FAYETTEVILLE — Thousands of acres of soybeans in eastern Arkansas are under attack from a tiny pest against which they have little or no natural defenses, said John Rupe, professor of plant pathology for the University of Arkansas System Division of Agriculture.
Root knot nematodes are plant parasitic round worms that are so small they are measured in micrometers. They attack the plants at the roots where they cause swellings called “galls,” according to a news release.
Those galls bind up a lot of the plant’s energy, in the form of sugars, that otherwise would be used for plant growth and development. They also disrupt the movement of water and nutrients through the roots. The result for soybean producers, Rupe said, is a dramatic loss of crop yield.
Rupe said root knot nematodes can thrive on hundreds of plant hosts and are common in sandy soils once used primarily for cotton production. Changes in crop prices in recent years have led to a lot of cotton acres being converted to other crops, he said and a lot of those acres are now planted with soybeans.
“Cotton is a good host for root knot nematode,” Rupe said, “and they like coarse, loose soils like the sandy soils in many areas of east Arkansas and neighboring areas of Mississippi and Louisiana.”
Rapid Research Response
To attack the problem of potential economic loss, Rupe obtained a USDA Critical Agricultural Research and Extension grant. Also known as CARE, the grants are designed to fund research in areas of immediate need when existing research leading to a solution is lacking.
As principle investigator, Rupe coordinated a research effort of scientists from the U of A Division of Agriculture, Mississippi State University and Louisiana State University. The researchers’ areas of expertise included plant pathology and nematology, soil science and agricultural economics.
The research drew on existing research data and employed the latest technology and time-tested scientific methodology to test nematode control strategies on cooperating farms in all three states, Rupe said. They used replicated test strips in soybean fields, including control strips in which no control strategy was used.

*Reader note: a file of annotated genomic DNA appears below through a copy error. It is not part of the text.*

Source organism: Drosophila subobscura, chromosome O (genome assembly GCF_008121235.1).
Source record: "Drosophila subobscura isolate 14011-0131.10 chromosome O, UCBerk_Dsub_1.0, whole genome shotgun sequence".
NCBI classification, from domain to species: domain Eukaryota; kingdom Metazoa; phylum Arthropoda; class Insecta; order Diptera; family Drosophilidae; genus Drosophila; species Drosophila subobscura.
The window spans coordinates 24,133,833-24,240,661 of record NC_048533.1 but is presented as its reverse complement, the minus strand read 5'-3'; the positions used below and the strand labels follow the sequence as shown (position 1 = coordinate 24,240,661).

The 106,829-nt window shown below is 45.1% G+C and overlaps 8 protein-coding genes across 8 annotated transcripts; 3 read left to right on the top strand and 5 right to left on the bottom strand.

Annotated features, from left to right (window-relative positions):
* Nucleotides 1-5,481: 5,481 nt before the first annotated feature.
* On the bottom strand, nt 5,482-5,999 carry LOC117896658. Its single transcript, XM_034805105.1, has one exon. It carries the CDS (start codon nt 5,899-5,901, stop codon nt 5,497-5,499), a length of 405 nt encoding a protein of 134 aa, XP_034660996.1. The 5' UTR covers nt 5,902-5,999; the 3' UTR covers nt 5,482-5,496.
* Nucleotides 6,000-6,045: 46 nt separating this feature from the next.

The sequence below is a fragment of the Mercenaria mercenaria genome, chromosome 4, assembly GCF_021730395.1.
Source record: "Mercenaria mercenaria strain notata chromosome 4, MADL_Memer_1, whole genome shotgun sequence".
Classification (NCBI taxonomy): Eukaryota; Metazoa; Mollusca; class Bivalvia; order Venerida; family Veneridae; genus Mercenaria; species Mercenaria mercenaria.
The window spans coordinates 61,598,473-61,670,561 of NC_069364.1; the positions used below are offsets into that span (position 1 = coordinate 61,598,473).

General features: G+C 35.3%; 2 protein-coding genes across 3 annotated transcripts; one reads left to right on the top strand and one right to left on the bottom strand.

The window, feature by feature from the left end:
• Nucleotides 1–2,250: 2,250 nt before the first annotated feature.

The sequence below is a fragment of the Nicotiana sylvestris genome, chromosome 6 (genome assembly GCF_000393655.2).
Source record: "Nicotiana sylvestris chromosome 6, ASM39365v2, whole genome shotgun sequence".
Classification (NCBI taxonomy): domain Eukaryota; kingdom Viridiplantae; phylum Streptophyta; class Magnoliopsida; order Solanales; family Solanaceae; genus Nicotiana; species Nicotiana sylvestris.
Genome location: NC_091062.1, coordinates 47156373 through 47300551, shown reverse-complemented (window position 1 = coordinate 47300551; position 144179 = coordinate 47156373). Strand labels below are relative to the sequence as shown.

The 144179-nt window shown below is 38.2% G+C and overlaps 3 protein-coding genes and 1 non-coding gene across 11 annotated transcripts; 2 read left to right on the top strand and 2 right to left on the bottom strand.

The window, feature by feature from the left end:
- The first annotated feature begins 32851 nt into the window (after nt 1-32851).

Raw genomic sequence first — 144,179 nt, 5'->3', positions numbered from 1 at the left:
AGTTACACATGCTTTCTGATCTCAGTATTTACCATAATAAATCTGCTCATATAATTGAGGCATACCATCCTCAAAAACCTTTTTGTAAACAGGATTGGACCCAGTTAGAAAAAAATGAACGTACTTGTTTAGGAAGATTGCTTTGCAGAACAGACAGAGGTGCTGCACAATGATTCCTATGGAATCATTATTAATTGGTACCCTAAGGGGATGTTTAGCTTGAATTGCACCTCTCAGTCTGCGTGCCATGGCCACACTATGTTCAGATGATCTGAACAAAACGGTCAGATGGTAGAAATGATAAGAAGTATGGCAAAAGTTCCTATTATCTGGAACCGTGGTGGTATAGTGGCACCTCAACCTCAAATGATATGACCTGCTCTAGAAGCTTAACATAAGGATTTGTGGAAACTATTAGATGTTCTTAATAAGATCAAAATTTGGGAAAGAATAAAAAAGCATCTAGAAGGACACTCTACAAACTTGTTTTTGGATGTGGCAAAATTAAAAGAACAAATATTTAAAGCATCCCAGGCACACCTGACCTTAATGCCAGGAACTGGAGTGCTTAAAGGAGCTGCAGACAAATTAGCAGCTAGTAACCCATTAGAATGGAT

“There are no high-yield soybean varieties with good resistance to root knot nematode,” Rupe said. “So we focused on nematicide soil applications and seed treatments.”
Crop rotation was not tested, Rupe said, because root knot nematodes thrive in such a wide range of plant hosts that there are few options among rotation crops that would help reduce the pest populations.
“Peanuts make a good rotation crop to control these nematodes,” Rupe said, “but peanuts are not a practical option for most farmers.”
The research has shown that the most effective control strategy for root knot nematodes is a nematicide chemical called Telone II. It’s a preplant fumigant that must be injected into the soil about two weeks before planting, Rupe said.
“Telone II provides effective control,” he said, “but it’s expensive.”
Division of Agriculture economist Robert Stark, based at the Southeast Research and Extension Center at Monticello, is working out the economics of cost versus return, Rupe said, and those numbers will figure into recommendations the division is developing for soybean growers.
In the meantime, Arkansas’ highly variable soil structures, especially in the Delta, offer cost-cutting potential, Rupe said.
Land within a single field can vary from sandy soils to more densly packed silt loams and clays, where nematode populations are lower or even nonexistent, Rupe said.
“We wanted to know if spot applications based on soil texture would offer sufficient control of root knot nematode,” Rupe said.
Soil structure in test fields was analyzed and mapped using electrical conductivity sensors from Veris Technologies, Rupe said. Finer, more compacted soils conduct electricity more efficiently than coarser, looser sandy soils. The soil texture maps generated by this system identify sandy areas in a field where root knot nematodes occur in higher populations.
Results of the test applications were evaluated by digital image analysis from drones, satellites and yield monitors on combines during harvest.
Tests in which Telone II was applied only in the sandy areas indicated that soil texture-guided spot applications provided good protection against root knot nematodes.
Seed treatments offer good protection in areas where root knot nematode populations are light, Rupe said. The protection is limited because seed treatments offer protection for relatively short periods after planting.
Rupe said the research results are being disseminated through scientific and producers meetings and presentations at agricultural research field days. Once useful recommendations have been developed, they will be disseminated through county extension agents in the partner states.
In the meantime, an animated video has been produced to explain and illustrate the research. It will be shown at meetings and is available online: https://youtu.be/F3gTMUnBlwQ
The University of Arkansas System Division of Agriculture offers all its Extension and Research programs to all eligible persons without discrimination.
— Fred Miller is with the U of A System Division of Agriculture.